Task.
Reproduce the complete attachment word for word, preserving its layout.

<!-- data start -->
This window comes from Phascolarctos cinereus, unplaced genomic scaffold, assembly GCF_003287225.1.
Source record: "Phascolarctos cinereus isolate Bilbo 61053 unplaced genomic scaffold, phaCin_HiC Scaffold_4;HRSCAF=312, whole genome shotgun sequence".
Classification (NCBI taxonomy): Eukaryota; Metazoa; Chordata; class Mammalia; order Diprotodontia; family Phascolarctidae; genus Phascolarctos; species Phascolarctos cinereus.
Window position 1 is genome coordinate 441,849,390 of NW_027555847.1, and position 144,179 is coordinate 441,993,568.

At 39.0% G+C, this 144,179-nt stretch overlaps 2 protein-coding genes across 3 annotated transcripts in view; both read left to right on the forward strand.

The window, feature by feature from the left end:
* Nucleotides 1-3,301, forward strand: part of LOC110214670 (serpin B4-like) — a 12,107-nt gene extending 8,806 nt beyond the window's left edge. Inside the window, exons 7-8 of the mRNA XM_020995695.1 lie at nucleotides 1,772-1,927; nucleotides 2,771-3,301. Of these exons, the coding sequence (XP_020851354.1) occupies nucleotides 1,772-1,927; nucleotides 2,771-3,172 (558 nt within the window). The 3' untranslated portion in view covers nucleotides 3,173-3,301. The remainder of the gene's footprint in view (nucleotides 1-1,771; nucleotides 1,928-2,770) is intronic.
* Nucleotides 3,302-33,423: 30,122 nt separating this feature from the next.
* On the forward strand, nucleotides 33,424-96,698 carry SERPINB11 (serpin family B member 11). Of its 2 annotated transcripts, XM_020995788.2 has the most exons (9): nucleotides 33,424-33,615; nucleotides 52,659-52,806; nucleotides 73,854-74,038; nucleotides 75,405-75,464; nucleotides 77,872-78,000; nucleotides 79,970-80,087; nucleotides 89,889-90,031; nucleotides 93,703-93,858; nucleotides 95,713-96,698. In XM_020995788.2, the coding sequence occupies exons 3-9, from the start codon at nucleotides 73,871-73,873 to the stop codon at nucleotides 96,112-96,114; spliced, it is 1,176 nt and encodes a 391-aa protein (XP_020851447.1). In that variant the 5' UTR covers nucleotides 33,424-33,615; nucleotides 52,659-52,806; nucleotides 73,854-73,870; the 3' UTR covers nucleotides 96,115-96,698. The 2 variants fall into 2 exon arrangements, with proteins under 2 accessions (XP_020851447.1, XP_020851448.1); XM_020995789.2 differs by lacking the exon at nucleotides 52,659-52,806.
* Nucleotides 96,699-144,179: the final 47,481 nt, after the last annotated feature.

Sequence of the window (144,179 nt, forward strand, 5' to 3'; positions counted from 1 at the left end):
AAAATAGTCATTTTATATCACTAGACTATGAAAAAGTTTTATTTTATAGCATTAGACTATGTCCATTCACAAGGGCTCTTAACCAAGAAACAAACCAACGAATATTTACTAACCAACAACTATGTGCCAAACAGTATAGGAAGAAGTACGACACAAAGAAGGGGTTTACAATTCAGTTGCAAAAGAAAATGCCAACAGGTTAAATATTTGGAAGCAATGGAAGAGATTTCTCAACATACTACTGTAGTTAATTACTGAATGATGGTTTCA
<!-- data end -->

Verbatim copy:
This window comes from Phascolarctos cinereus, unplaced genomic scaffold, assembly GCF_003287225.1.
Source record: "Phascolarctos cinereus isolate Bilbo 61053 unplaced genomic scaffold, phaCin_HiC Scaffold_4;HRSCAF=312, whole genome shotgun sequence".
Classification (NCBI taxonomy): Eukaryota; Metazoa; Chordata; class Mammalia; order Diprotodontia; family Phascolarctidae; genus Phascolarctos; species Phascolarctos cinereus.
Window position 1 is genome coordinate 441,849,390 of NW_027555847.1, and position 144,179 is coordinate 441,993,568.

At 39.0% G+C, this 144,179-nt stretch overlaps 2 protein-coding genes across 3 annotated transcripts in view; both read left to right on the forward strand.

The window, feature by feature from the left end:
* Nucleotides 1-3,301, forward strand: part of LOC110214670 (serpin B4-like) — a 12,107-nt gene extending 8,806 nt beyond the window's left edge. Inside the window, exons 7-8 of the mRNA XM_020995695.1 lie at nucleotides 1,772-1,927; nucleotides 2,771-3,301. Of these exons, the coding sequence (XP_020851354.1) occupies nucleotides 1,772-1,927; nucleotides 2,771-3,172 (558 nt within the window). The 3' untranslated portion in view covers nucleotides 3,173-3,301. The remainder of the gene's footprint in view (nucleotides 1-1,771; nucleotides 1,928-2,770) is intronic.
* Nucleotides 3,302-33,423: 30,122 nt separating this feature from the next.
* On the forward strand, nucleotides 33,424-96,698 carry SERPINB11 (serpin family B member 11). Of its 2 annotated transcripts, XM_020995788.2 has the most exons (9): nucleotides 33,424-33,615; nucleotides 52,659-52,806; nucleotides 73,854-74,038; nucleotides 75,405-75,464; nucleotides 77,872-78,000; nucleotides 79,970-80,087; nucleotides 89,889-90,031; nucleotides 93,703-93,858; nucleotides 95,713-96,698. In XM_020995788.2, the coding sequence occupies exons 3-9, from the start codon at nucleotides 73,871-73,873 to the stop codon at nucleotides 96,112-96,114; spliced, it is 1,176 nt and encodes a 391-aa protein (XP_020851447.1). In that variant the 5' UTR covers nucleotides 33,424-33,615; nucleotides 52,659-52,806; nucleotides 73,854-73,870; the 3' UTR covers nucleotides 96,115-96,698. The 2 variants fall into 2 exon arrangements, with proteins under 2 accessions (XP_020851447.1, XP_020851448.1); XM_020995789.2 differs by lacking the exon at nucleotides 52,659-52,806.
* Nucleotides 96,699-144,179: the final 47,481 nt, after the last annotated feature.

Sequence of the window (144,179 nt, forward strand, 5' to 3'; positions counted from 1 at the left end):
AAAATAGTCATTTTATATCACTAGACTATGAAAAAGTTTTATTTTATAGCATTAGACTATGTCCATTCACAAGGGCTCTTAACCAAGAAACAAACCAACGAATATTTACTAACCAACAACTATGTGCCAAACAGTATAGGAAGAAGTACGACACAAAGAAGGGGTTTACAATTCAGTTGCAAAAGAAAATGCCAACAGGTTAAATATTTGGAAGCAATGGAAGAGATTTCTCAACATACTACTGTAGTTAATTACTGAATGATGGTTTCA